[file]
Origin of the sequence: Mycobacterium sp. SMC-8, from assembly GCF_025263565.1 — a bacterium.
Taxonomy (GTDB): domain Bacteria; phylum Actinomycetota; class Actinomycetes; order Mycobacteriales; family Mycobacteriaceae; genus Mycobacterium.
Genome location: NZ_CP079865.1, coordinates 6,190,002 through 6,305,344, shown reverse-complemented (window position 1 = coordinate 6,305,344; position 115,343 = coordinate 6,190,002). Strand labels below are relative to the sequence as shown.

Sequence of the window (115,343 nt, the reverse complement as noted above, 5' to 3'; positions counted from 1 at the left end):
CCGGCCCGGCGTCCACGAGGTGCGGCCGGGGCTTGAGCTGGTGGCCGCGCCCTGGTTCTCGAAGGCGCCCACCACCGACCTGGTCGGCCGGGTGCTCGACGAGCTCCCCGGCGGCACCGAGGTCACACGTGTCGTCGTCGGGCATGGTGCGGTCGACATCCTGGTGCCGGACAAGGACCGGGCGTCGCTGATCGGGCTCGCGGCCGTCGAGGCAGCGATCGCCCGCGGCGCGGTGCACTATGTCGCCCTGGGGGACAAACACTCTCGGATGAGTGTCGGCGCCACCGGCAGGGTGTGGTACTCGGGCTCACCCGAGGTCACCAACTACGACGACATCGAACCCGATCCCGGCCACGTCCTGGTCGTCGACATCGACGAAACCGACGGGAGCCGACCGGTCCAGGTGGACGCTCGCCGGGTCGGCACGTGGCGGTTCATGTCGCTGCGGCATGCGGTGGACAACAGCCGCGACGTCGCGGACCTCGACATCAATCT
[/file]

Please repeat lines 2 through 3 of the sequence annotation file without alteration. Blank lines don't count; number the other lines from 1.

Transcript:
Taxonomy (GTDB): domain Bacteria; phylum Actinomycetota; class Actinomycetes; order Mycobacteriales; family Mycobacteriaceae; genus Mycobacterium.
Genome location: NZ_CP079865.1, coordinates 6,190,002 through 6,305,344, shown reverse-complemented (window position 1 = coordinate 6,305,344; position 115,343 = coordinate 6,190,002). Strand labels below are relative to the sequence as shown.